We get another exciting update direct from Kenya thanks to our National Citizen Service Co-Ordinator, Vicki Burton.
Day 2 and so far, so good!
Last night (Tuesday) we arrived at the Wida Hotel, our temporary accommodation, and got settled into our rooms just after midnight. Unfortunately, I had a broken bed but I couldn’t be bothered to complain so I just slept on it, or at least tried to!
We met for breakfast at 9am and checked out of our rooms so that we could depart for Nakuru as soon as we had finished eating. Breakfast was interesting; fruit, cereals and bread plus potatoes, sweet potatoes, mixed vegetables and gizzards, which are apparently the innards of a chicken. There were also these doughnut-type things which were lovely with strawberry jam! The toilets next to the restaurant shocked us; just seats built into the floor! This was a really luxury hotel for the area, or so we were told.
After breakfast we set off to our destination for the rest of the trip. After an hour or so of driving, we reached the Rift Valley Viewpoint where we had the opportunity to take some amazing photographs. The best photo we got shows the group with the Rift Valley in the background, but unfortunately Luke isn’t on it as, at 6 foot 6, he was the only one tall enough to take the picture! There were lots of locals at the viewpoint and we weren’t sure why, until we went into the craft store and they all followed us in trying to encourage us to buy the products. There were some amazing things in the shop including statues, bracelets and paintings, but Leah told us we would have other opportunities to buy similar things during the trip.
We boarded the buses for the next leg of the journey and after an hour we reached Buffalo Mall, a gated shopping centre with armed guards. We stocked up on water and snacks and had a quick toilet stop. Meanwhile Ellie H, Louise, Amy and Paige got a portion of chips (anyone would think they didn’t enjoy their breakfast!).
Our bus driver Simon was really friendly and taught us a lot about Kenya and the way of life. He pulled the bus over at the side of the road and took some carrots out of the glove compartment and we fed baboons outside the bus window! It was quite surreal. We also saw a building with scaffolding erected around it. The scaffolding was made from branches and reached over ten stories high!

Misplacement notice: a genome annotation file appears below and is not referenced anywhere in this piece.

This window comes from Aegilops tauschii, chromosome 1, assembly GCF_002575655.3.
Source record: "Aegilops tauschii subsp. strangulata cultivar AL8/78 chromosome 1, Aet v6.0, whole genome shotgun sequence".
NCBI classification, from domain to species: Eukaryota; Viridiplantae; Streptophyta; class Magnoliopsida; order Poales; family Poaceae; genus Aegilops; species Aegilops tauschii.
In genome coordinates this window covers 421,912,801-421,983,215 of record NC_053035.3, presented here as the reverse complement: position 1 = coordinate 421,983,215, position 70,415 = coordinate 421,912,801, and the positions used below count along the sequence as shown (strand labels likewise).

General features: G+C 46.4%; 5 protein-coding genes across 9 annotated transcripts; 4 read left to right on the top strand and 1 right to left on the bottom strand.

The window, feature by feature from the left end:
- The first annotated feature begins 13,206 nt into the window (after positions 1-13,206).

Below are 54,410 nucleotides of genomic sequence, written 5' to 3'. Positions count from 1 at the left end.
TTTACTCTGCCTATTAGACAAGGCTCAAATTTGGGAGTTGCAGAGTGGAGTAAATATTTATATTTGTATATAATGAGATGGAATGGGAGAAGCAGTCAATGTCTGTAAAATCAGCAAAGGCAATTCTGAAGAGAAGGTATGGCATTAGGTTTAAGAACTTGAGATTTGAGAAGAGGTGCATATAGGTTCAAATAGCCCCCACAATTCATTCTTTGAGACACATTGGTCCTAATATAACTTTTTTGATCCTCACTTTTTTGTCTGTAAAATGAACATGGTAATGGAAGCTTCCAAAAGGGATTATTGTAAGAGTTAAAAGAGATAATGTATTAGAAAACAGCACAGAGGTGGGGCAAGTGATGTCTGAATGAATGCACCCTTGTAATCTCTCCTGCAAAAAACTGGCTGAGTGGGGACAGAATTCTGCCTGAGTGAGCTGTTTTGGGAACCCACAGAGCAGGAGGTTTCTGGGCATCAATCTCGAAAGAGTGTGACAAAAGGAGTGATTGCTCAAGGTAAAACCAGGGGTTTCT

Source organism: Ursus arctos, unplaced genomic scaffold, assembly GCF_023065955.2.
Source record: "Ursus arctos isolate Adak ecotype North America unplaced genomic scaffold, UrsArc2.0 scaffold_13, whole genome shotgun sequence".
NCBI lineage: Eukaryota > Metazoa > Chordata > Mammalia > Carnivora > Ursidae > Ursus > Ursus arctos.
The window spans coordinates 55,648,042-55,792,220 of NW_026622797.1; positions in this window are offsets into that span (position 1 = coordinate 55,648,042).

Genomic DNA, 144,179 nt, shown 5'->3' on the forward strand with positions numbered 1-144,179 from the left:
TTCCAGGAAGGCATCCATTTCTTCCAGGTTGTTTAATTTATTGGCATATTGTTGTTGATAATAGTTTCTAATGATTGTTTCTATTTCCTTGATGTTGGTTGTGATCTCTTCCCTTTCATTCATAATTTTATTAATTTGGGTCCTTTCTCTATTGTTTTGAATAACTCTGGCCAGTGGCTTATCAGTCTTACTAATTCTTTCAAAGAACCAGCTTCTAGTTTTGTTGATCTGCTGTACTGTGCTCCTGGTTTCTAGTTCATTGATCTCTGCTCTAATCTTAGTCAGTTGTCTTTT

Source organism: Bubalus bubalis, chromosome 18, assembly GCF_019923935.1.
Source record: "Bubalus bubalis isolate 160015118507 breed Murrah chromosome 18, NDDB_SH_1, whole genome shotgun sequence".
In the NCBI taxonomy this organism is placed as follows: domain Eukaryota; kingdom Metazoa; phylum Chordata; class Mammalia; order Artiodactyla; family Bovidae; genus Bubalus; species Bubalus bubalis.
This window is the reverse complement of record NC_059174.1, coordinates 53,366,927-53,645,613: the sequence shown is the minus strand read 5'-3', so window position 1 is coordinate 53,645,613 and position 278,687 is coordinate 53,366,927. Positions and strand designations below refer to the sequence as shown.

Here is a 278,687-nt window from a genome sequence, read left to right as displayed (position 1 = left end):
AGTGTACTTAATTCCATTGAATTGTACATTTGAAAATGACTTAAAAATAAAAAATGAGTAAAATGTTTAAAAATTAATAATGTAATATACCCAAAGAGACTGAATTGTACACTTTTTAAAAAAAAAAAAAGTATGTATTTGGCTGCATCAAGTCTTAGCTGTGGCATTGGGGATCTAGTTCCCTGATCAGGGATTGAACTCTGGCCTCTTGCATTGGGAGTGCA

We learnt a lot about money and class as we drove past people, both adults and children, trying to make money by selling apples and toilet roll to commuters in the middle of the main roads. The people here work so hard for so little but still seem to be really happy. Simon himself earns around £3.50 per day but still pays for his two eldest children to go to school as he said the government schools are so poor for education. He also pays about £2 per month for health insurance for his family; without it he said it’s pretty much impossible to get any proper treatment for anything. We left him a tip when we reached our destination which probably equated to about a week’s wage for him but I think he was most pleased with the gift we gave him for his eldest son, a football mad 12 year old who will now be running around the fields of Nakuru in his new Hartlepool United strip pretending to be Michael Woods while his friends are Ronaldo and Victor Wanyama!
We drove for about another hour and passed zebras, goats, a dead dog on the side of the road, more baboons and some chickens. It began to rain and thunder really heavily, just like being at home! The roads here aren’t great, there’s a lot of potholes and no road markings, people just drive wherever they can, roughly keeping to the correct side but overtaking where possible on single carriageways. There were people fixing the roads on the way; lots of men and women dressed in normal clothing and shoes with hi-vis vests on, using very basic tools.
Just before we reached our hotel there was a huge, brand new KFC to everyone’s delight! We then drove down a mud track full of huts and reached some metal gates with more guards who let us through and into our hotel grounds. We checked into our rooms which took a while. Taking 28 suitcases up to the fourth floor with only one small lift available was more time consuming than we thought!
We then had lunch: rice and beef (I think!) with watermelon and pineapple for afters. After that we had some time to relax with the group choosing to unpack, shower, sleep or make some phone calls home. After that we played a football match (boys vs girls) and made a friend called Collins. He’s Kenyan but had a Northern Island shirt on and played football with bare feet! He’s only 18 but works for African Adventures; there’s another group here from a college in England who he is looking after.
We sat around and played some cards while Ellie and Taylor tried to teach Yazmin how to cartwheel! We then had tea which was a bit like Spaghetti Bolognese with some potato wedges and it went down so well with the group that nearly everyone went for seconds.
After tea we had an orientation meeting with Leah and Fred and they went through some more information about our trip, Nakuru and other things we need to know and should expect during our stay.
Now we’re chilling in our beds with our mosquito nets drawn, watching the Liverpool vs Man City match!